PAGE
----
“We are products of our past, but we don't have to be prisoners of it.”
In order to truly repent, you have to quit going in the direction you’ve been going. But you can’t stop there. You also have to push some pillars down. That’s where the third step comes in.
Take specific steps to turn around
You may not be able to change your past, but you can change your future. But in order to do that, you have to take some specific steps to change the direction of your life. I’m sure most of you are aware that Albert Einstein once said”
Insanity is doing the same thing over and over and expecting a different result.
And that is certainly true when it comes to repentance. Unless you take some specific steps to change your life, you are going to end up right back where you were.
So here is what I want to ask you to do. Earlier I asked you to take a moment to get a piece of paper and something you could write on. If you’ve ever approached me on a Sunday morning with something important, you know that I will always tell you to either write it down on a piece of paper and give it to me or text or email me with the information. That’s because I know that otherwise I’m about 99% certain to forget what you told me because my focus is elsewhere. So this morning I’m going to ask everyone to take that piece of paper and write down at least one specific step you are going to take in order to repent this week.
I can’t possibly give you a complete list of potential steps that you might need to take, but I’m going to suggest a few possibilities with the hope that it will trigger your thoughts and help you discern what specific steps God might be leading you to take in your life.
Maybe you just haven’t been serious about your relationship with God and so you only read the Bible or pray sporadically whenever you don’t have anything else to do. So you need to find a Bible reading plan that you can stick to and find someone who can hold you accountable for following it. Maybe you made that commitment at the beginning of this year and you fell behind and quit at some point in time. Don’t let that hold you back. Just need to either pick up where you left off and go forward from there or just join back in where you would be if you would have kept up and recommit to sticking with it.
Perhaps you’ve been struggling in your marriage and this week you and your spouse need to call and make an appointment to get some counseling.
Maybe you’re dealing with some addiction and you need to check yourself into rehab or go to a meeting.
Maybe you need to confess to God that you haven’t been managing your money well and you need to ask for help. If that’s the case let me know and I can put you in touch with some people right here in our church who can help you with that.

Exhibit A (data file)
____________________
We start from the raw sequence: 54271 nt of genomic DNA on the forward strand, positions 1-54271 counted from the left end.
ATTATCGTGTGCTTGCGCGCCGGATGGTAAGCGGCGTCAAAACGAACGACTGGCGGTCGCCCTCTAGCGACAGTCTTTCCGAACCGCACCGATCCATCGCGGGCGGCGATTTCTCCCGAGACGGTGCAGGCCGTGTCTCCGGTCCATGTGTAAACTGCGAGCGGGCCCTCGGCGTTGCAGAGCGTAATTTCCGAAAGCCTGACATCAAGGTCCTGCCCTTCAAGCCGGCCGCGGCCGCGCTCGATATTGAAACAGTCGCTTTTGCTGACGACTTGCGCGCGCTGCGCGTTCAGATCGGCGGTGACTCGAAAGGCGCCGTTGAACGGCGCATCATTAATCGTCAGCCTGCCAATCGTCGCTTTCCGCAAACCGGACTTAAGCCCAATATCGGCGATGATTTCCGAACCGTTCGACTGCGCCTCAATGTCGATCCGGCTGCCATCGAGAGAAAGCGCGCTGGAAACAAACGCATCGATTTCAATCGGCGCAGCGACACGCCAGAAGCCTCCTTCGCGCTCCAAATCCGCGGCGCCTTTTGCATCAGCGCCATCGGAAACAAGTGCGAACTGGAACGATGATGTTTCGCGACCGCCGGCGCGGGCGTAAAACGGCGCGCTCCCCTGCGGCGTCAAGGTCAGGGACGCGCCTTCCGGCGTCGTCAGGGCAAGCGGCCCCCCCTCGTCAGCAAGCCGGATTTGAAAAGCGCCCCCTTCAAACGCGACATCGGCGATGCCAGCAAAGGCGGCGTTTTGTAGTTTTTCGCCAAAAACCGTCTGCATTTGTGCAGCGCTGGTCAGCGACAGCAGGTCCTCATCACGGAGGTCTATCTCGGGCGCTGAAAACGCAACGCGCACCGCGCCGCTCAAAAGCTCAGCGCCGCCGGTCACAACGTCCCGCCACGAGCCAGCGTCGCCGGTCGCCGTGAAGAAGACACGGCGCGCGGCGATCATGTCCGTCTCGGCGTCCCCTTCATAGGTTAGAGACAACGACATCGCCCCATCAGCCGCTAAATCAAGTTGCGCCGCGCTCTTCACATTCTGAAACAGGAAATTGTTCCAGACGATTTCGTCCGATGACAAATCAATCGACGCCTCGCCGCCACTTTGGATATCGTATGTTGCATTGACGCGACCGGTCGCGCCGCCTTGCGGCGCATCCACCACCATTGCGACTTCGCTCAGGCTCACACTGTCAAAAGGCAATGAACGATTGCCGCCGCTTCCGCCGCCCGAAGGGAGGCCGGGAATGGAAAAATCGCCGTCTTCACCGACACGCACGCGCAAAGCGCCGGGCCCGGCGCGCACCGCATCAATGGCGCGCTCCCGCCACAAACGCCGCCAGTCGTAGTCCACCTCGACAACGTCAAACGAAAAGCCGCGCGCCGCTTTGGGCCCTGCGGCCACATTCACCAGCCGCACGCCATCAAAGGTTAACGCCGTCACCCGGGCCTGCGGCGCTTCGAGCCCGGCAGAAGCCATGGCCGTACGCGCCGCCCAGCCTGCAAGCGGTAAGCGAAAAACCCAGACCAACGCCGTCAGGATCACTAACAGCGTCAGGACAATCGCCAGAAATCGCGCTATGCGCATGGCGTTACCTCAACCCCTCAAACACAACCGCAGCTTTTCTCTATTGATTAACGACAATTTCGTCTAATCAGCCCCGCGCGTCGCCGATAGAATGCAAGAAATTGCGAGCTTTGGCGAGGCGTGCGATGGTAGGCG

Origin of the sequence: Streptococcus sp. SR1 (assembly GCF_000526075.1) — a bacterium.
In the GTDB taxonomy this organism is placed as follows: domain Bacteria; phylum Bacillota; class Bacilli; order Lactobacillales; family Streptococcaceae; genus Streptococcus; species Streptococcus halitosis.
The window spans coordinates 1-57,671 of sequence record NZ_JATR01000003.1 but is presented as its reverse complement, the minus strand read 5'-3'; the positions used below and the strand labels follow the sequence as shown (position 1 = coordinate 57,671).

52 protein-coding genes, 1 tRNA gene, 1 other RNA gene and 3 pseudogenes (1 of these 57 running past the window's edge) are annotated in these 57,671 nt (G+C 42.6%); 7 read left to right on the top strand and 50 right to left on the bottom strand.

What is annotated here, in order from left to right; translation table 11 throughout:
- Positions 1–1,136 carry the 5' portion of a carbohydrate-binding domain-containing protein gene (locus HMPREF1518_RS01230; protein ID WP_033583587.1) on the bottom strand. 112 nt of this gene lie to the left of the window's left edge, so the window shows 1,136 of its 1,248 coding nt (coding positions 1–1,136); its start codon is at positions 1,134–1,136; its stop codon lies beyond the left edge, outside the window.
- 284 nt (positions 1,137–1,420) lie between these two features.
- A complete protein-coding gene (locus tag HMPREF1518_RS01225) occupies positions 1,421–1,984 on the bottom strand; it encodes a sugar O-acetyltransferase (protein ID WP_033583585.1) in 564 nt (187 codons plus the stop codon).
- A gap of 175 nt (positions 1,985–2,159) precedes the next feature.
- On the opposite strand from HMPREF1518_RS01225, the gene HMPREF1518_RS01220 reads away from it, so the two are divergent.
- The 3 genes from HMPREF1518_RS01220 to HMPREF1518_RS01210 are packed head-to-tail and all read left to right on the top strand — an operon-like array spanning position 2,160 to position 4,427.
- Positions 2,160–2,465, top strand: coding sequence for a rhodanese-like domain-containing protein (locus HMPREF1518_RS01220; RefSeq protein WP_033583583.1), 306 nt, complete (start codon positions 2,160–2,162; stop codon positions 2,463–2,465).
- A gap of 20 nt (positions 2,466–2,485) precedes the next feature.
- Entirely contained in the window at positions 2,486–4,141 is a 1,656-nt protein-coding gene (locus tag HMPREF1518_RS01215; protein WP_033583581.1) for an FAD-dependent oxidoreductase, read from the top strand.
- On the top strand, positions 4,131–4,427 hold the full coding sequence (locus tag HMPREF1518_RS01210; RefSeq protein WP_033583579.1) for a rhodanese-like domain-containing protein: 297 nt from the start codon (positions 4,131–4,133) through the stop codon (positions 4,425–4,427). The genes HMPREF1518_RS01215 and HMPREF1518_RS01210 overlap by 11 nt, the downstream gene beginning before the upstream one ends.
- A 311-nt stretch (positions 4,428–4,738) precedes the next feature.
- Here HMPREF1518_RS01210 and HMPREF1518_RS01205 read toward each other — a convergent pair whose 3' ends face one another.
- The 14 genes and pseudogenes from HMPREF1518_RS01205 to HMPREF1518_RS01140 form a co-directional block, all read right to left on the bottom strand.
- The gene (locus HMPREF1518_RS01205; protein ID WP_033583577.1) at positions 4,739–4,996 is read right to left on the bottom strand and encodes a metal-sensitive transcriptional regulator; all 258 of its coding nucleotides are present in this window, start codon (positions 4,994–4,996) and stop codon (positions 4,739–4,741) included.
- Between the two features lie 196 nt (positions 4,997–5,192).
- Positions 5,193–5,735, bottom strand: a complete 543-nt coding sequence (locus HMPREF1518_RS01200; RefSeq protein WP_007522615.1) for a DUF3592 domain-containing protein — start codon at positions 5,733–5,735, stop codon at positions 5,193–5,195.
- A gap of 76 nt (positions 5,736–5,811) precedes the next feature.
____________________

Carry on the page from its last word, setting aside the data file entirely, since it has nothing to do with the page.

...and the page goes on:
Maybe you haven’t been giving to God generously and regularly and you need to start doing that this week.
Maybe you haven’t been a good employee. You show up late for work or you steal office supplies or you badmouth your boss. If that’s the case then tomorrow morning you need to show up for work early and begin to work as if you’re working for Jesus Himself.
Maybe you’ve been thinking that you need to spend more time with your kids and be a better parent, but you’ve been so busy making money that you haven’t been able to do that. Maybe that means that you need to sell some stuff you don’t really need and make some significant changes in your lifestyle so that you don’t have to work so much.
Kids, maybe you’ve been disobedient and disrespectful to your parents. So your specific step might be to start doing what you know you’re supposed to do even before your parents ask.
I know that some of those things might seem impossible to you right now. But if you are a disciple of Jesus, if you’ve commited your life to Him, then you have the same Holy Spirit that raised Jesus from the dead living inside of you. So maybe you can’t do those things on your own. But you don’t have to. Just ask the Holy Spirit to guide and equip you.
If you’re not already a disciple of Jesus, then I can assure you that you won’t be able to make those kind of changes on your own. But the good news is that you can commit your life to Jesus today and the very moment you do that He has promised that He will send the Holy Spirit to live permanently in your life to help you.

If you’re not dead, you’re not done.

I am really encouraged by the account of Samson’s life in a way that I did not expect when we began five weeks ago. Obviously none of us would want our lives to take the same path that Samson took. We would hate to begin with such great potential and waste it because we were drawn away from God by our own selfish desires. We would hate to get caught up in a cycle of revenge that tasted sweet at first, but ended up tasting so bitter. We would hate to walk away from God one step at a time until we faced humiliation and robbed God of His glory.
But the truth is that we’ve probable all done that, although hopefully not to the same degree as Samson. And the good news for all of us is that as long as we’re not dead, God can still use us in spite of those failures as long as we’ll choose repentance over remorse.